The adorable name (“better and fun”) has an adorable interior to match, stocked with clothes and stuff for the house from indie designers, as well as a vegetarian/vegan/gluten-free menu of soups and sandwiches plus delicious desserts. You can even order it to be delivered. The only bummer is that it only serves breakfast and lunch (look out for the yoga classes and walk-in tarot sessions, too).
This higher-end plant eater’s pick was named the Best Vegetable Restaurant of 2015 by the NRC -- and who are we to argue? The menu is described as “New Amsterdam cuisine” and mixes herbs and veggies grown on-site with spices that the East India Company would have imported back in the day. Last but not least, the décor looks like the finest cafeteria on the wine-loving future space station Utopia.
Setting foot on the charmingly disheveled grounds of waterside Café de Ceuvel, with all its unabashedly repurposed terrace seating and greenhouse hovering overhead, it should come as no surprise that its menu is meat-free. Give your local beer picks something to wash down with seaweed burgers, lentil pâté, and pizza baked in the outdoor oven on-site. Fun fact: the leafy interior is super-cozy on cooler/wetter days, as well.
Everything here is raw, organic, and gluten-free. Think pesto pasta with zucchini noodles and fresh smoothies, or nut and coconut milks (it also serves biodynamic wines). And if that describes your diet, you’ll want to get here pronto to shop and stock your kitchen cabinets at home as well. Expect a holistic experience, with observations about your aura and all... and long wait times, unfortunately.
This is a supremely specific eatery: you’re getting spuds, and you’re going to be happy about it. Seriously. The laundry list of baked potatoes has something for all palates, including three options for vegetarians (five if fish is in your diet) like Thai green curry or beetroot salad. The concept is simple, but the product is so damn tasty. And not surprisingly, so damn filling, too; only big eaters should try to tackle more than a half-portion. Saddle up to the sunny terrace when you can and watch the people of West walk by.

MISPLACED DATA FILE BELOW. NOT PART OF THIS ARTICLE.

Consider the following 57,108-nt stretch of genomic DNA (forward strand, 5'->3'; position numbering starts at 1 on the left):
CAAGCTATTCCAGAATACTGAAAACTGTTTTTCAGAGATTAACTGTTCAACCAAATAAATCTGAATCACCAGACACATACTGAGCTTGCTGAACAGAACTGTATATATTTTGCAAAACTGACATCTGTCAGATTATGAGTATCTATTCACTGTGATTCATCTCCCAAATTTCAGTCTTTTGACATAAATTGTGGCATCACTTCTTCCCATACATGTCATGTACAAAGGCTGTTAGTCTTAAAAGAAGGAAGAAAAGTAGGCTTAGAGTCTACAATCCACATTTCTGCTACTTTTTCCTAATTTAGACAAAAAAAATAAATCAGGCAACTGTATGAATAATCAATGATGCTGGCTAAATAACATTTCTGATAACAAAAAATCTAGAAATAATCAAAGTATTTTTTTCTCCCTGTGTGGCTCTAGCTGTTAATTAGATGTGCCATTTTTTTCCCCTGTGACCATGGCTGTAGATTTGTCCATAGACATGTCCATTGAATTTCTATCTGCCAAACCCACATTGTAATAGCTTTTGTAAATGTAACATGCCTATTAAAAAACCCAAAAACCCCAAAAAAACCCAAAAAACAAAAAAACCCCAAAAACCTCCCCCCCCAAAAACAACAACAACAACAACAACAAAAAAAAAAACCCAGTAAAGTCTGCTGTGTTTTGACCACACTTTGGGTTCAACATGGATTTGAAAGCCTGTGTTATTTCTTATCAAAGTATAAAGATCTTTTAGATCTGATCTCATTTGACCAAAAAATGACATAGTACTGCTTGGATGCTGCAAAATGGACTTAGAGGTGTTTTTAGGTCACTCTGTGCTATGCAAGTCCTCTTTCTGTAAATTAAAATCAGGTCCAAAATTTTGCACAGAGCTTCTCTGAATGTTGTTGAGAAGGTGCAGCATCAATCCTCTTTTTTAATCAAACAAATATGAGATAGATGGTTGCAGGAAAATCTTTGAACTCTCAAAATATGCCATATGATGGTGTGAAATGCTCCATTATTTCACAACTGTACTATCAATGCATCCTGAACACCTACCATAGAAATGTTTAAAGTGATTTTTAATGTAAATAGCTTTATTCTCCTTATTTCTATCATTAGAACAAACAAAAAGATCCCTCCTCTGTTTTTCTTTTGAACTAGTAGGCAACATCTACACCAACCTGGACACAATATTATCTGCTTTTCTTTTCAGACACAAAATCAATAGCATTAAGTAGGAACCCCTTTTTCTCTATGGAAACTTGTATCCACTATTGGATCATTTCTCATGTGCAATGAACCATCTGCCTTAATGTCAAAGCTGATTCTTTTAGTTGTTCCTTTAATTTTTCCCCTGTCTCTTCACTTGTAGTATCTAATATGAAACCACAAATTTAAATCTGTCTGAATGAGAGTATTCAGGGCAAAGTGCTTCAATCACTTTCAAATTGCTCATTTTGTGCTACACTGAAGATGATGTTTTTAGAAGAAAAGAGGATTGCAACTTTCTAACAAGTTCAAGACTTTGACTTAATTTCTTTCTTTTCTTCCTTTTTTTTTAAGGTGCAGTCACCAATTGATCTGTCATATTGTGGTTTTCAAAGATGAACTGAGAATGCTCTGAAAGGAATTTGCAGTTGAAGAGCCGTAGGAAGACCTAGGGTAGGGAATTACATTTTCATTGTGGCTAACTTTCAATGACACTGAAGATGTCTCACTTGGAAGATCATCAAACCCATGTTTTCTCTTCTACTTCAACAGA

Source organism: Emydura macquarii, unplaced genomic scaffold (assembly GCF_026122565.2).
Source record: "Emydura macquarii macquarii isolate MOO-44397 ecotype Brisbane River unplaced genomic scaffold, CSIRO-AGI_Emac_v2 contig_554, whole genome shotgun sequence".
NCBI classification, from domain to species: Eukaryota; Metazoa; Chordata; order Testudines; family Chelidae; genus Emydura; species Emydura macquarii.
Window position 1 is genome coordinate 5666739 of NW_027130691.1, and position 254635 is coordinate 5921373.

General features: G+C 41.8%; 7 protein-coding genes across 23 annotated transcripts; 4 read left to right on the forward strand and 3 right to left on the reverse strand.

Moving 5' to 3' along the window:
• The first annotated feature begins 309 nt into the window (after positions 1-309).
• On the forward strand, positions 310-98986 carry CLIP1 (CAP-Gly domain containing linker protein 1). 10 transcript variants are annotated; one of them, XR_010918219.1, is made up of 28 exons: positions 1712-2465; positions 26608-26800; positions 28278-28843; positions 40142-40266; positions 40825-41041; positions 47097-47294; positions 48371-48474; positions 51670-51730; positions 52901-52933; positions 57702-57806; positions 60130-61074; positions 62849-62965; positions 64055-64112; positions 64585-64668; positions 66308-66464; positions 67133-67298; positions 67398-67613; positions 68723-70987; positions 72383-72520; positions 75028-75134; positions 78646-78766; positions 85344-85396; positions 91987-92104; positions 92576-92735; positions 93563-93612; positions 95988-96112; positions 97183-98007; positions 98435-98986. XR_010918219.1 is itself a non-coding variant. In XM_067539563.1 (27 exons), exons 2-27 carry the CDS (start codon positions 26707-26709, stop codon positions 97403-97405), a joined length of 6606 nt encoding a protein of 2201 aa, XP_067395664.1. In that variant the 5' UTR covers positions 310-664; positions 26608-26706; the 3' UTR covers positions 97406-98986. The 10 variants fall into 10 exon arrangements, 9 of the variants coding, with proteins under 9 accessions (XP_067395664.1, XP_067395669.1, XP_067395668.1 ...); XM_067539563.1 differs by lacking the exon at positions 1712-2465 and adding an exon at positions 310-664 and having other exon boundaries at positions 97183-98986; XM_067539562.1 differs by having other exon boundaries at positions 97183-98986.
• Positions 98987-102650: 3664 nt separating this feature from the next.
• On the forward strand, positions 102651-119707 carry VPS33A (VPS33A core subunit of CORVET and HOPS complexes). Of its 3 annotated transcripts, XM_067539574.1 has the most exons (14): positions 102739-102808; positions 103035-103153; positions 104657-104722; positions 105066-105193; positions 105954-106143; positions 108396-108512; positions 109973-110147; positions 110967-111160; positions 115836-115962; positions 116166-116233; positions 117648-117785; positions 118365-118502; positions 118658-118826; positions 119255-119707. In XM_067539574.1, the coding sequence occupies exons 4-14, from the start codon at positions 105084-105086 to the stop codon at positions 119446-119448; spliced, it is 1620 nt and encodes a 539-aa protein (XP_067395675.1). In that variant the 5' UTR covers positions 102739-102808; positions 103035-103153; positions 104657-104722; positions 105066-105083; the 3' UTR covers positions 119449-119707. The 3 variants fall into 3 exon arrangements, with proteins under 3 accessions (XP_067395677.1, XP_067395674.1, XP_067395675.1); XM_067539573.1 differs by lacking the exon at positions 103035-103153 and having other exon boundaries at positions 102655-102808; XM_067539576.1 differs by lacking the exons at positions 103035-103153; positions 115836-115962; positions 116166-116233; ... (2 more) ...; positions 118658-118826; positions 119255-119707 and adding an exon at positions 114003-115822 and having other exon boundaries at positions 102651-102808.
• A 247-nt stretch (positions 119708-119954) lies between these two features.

Bos en Lommer
The interior is the definition of no frills... even, downright dingy. But people come back to this neighborhood spot with the 80% vegetarian menu for the healthy-sized portions of healthy food for a healthy price. The “flying dish” is full of fresh food made with seasonal products. The peanut soup (like slurpable peanut butter) is a favorite, but you can’t miss with most of the dishes gathered from kitchens around the world. Wash it all down with organic French wine.
You don’t have to be vegetarian to get excited about the hummus trend going on in Amsterdam. And the Hummus House may very well be the best of the bunch. Don’t expect your typical supermarket dip here: these hummus dishes are of a softer, warmer consistency, and are a full meal, complete with your choice of veggie toppings. You’ll find other Middle Eastern favorites, like shakshuka and labaneh here too.
OK, we come full circle back to salads -- but these are anything but uninspired. The long list of options, many of which are veggie-only (naturally), are pricy for bowls of leaves and other stuff -- but that’s because the portions are HUGE and always filling. The locations themselves tend to be pretty, too (though you can get the food delivered or to-go as well).